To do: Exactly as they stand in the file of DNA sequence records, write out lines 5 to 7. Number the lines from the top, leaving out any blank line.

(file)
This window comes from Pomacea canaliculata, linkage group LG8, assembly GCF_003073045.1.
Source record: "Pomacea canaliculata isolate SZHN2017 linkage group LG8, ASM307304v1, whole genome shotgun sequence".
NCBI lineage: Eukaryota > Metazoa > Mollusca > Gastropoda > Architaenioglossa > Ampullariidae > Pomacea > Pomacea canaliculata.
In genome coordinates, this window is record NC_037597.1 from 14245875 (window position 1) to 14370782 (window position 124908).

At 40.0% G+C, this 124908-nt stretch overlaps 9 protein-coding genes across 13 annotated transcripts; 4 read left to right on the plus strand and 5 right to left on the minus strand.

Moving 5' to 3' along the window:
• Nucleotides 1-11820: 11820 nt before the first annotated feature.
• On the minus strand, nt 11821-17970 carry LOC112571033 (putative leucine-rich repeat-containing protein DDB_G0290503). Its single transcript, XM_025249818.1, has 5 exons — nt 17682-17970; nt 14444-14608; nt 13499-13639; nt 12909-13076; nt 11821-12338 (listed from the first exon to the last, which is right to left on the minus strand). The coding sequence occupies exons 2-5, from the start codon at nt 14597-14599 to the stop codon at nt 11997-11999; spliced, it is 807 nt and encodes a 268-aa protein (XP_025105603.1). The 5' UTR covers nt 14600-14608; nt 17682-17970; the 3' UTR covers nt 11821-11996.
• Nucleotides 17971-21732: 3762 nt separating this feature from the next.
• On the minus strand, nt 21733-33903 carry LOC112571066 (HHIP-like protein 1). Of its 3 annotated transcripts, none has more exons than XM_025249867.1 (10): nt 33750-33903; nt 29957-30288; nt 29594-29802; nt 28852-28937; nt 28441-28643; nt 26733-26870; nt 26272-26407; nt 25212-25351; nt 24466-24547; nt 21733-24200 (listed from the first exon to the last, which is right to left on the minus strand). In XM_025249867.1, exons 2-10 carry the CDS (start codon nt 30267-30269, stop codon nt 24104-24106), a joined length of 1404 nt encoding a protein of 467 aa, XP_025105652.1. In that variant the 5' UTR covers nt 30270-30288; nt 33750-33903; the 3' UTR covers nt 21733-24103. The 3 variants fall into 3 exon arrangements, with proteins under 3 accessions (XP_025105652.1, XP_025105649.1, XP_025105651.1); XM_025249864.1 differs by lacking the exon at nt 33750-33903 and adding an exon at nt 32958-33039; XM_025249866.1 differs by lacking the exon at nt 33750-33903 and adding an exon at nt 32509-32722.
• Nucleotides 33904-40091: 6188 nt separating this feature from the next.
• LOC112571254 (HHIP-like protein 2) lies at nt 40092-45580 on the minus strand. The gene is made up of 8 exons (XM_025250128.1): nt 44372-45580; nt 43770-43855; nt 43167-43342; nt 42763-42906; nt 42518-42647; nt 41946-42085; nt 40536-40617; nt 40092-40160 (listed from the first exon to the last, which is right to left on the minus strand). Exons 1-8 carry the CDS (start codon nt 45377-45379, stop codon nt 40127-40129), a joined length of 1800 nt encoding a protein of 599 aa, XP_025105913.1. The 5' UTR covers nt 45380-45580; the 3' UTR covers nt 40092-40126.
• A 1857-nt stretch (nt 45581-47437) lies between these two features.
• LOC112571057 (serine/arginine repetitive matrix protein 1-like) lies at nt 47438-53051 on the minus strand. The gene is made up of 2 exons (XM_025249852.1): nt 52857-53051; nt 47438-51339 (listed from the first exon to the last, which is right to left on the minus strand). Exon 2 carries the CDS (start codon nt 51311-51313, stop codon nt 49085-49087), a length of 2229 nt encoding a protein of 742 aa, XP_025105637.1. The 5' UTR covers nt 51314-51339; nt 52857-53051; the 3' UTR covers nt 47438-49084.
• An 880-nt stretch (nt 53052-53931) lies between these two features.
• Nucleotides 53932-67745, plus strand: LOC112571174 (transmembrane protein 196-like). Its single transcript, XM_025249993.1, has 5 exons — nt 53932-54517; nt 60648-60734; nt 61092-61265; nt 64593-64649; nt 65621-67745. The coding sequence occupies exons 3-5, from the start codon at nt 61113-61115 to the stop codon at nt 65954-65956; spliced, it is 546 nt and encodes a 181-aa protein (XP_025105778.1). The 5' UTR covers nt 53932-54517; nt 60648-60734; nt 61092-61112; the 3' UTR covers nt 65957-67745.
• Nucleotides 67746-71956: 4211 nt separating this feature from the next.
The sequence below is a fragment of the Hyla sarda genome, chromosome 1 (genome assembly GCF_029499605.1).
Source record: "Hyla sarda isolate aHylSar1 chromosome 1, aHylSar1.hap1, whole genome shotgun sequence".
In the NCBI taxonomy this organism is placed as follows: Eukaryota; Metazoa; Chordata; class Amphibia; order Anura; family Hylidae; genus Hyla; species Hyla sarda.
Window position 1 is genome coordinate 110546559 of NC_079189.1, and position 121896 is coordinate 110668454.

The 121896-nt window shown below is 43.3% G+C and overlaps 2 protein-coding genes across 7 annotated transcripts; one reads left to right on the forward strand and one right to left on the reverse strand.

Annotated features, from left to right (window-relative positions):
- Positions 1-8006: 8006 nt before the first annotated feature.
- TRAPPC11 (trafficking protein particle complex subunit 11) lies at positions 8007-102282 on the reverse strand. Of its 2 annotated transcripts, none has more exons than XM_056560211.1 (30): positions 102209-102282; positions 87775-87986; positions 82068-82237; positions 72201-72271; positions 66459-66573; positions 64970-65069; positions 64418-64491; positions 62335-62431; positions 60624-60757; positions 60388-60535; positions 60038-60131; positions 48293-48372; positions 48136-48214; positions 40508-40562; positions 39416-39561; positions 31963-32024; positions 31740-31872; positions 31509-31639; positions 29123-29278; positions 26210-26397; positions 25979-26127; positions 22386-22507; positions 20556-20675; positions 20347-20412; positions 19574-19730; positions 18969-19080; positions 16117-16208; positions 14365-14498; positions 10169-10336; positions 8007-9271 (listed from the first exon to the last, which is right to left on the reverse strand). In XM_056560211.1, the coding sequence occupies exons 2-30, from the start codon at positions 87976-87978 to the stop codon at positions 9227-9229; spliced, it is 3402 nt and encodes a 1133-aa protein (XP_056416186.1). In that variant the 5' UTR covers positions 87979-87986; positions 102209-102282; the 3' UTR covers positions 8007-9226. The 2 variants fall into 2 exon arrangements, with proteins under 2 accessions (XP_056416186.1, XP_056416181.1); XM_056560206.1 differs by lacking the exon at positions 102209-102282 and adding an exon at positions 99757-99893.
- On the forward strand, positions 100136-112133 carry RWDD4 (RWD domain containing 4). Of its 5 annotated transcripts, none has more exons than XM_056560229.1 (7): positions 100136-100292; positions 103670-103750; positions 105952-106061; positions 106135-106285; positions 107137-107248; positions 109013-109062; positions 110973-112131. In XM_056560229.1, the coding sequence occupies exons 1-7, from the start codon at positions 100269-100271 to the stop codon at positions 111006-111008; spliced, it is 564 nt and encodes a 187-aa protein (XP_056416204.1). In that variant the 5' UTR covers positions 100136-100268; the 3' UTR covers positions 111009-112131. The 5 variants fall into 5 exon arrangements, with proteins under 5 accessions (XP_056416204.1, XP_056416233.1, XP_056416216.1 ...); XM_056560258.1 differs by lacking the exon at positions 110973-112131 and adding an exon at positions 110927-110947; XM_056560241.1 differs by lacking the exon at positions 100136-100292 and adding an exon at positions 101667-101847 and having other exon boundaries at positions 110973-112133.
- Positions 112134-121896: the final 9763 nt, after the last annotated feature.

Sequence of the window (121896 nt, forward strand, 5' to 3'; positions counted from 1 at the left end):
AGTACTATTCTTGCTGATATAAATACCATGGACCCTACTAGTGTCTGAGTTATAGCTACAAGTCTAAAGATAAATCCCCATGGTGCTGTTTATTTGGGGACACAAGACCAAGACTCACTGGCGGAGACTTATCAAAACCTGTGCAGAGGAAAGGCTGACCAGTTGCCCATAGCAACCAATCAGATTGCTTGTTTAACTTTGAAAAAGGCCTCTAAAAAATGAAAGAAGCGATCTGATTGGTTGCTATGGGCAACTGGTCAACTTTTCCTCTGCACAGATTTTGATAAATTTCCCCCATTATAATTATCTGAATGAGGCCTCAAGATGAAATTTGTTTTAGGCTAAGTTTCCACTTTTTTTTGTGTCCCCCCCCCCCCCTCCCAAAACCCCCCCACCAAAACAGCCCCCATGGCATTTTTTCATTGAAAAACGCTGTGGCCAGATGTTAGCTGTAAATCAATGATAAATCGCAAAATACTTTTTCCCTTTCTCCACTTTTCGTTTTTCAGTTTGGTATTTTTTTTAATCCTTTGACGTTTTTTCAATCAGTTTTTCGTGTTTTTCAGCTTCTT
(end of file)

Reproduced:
At 40.0% G+C, this 124908-nt stretch overlaps 9 protein-coding genes across 13 annotated transcripts; 4 read left to right on the plus strand and 5 right to left on the minus strand.

Moving 5' to 3' along the window:
• Nucleotides 1-11820: 11820 nt before the first annotated feature.